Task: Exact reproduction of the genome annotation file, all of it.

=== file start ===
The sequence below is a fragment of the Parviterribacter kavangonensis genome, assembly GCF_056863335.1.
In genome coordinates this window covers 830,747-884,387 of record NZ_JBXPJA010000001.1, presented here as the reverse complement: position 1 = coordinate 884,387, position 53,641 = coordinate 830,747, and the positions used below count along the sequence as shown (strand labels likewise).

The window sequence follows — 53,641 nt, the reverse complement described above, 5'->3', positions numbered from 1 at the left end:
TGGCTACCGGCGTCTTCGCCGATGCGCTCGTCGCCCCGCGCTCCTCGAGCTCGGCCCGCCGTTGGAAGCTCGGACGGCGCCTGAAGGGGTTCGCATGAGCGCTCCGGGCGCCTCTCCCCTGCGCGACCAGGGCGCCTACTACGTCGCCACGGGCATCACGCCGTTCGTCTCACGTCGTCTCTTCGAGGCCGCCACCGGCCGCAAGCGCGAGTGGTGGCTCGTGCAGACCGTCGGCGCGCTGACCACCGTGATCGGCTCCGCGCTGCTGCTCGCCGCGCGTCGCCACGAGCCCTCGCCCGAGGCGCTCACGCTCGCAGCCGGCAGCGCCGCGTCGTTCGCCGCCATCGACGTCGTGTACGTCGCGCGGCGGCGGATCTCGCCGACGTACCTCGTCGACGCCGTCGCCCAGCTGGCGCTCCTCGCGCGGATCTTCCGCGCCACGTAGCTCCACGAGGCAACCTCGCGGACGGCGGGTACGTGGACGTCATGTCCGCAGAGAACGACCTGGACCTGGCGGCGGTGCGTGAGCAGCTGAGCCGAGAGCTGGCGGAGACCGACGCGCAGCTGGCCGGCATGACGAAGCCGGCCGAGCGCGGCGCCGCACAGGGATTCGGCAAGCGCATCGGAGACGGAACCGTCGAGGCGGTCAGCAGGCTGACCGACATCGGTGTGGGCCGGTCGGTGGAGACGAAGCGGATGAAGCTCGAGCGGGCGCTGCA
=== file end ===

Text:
The sequence below is a fragment of the Parviterribacter kavangonensis genome, assembly GCF_056863335.1.
In genome coordinates this window covers 830,747-884,387 of record NZ_JBXPJA010000001.1, presented here as the reverse complement: position 1 = coordinate 884,387, position 53,641 = coordinate 830,747, and the positions used below count along the sequence as shown (strand labels likewise).

The window sequence follows — 53,641 nt, the reverse complement described above, 5'->3', positions numbered from 1 at the left end:
TGGCTACCGGCGTCTTCGCCGATGCGCTCGTCGCCCCGCGCTCCTCGAGCTCGGCCCGCCGTTGGAAGCTCGGACGGCGCCTGAAGGGGTTCGCATGAGCGCTCCGGGCGCCTCTCCCCTGCGCGACCAGGGCGCCTACTACGTCGCCACGGGCATCACGCCGTTCGTCTCACGTCGTCTCTTCGAGGCCGCCACCGGCCGCAAGCGCGAGTGGTGGCTCGTGCAGACCGTCGGCGCGCTGACCACCGTGATCGGCTCCGCGCTGCTGCTCGCCGCGCGTCGCCACGAGCCCTCGCCCGAGGCGCTCACGCTCGCAGCCGGCAGCGCCGCGTCGTTCGCCGCCATCGACGTCGTGTACGTCGCGCGGCGGCGGATCTCGCCGACGTACCTCGTCGACGCCGTCGCCCAGCTGGCGCTCCTCGCGCGGATCTTCCGCGCCACGTAGCTCCACGAGGCAACCTCGCGGACGGCGGGTACGTGGACGTCATGTCCGCAGAGAACGACCTGGACCTGGCGGCGGTGCGTGAGCAGCTGAGCCGAGAGCTGGCGGAGACCGACGCGCAGCTGGCCGGCATGACGAAGCCGGCCGAGCGCGGCGCCGCACAGGGATTCGGCAAGCGCATCGGAGACGGAACCGTCGAGGCGGTCAGCAGGCTGACCGACATCGGTGTGGGCCGGTCGGTGGAGACGAAGCGGATGAAGCTCGAGCGGGCGCTGCA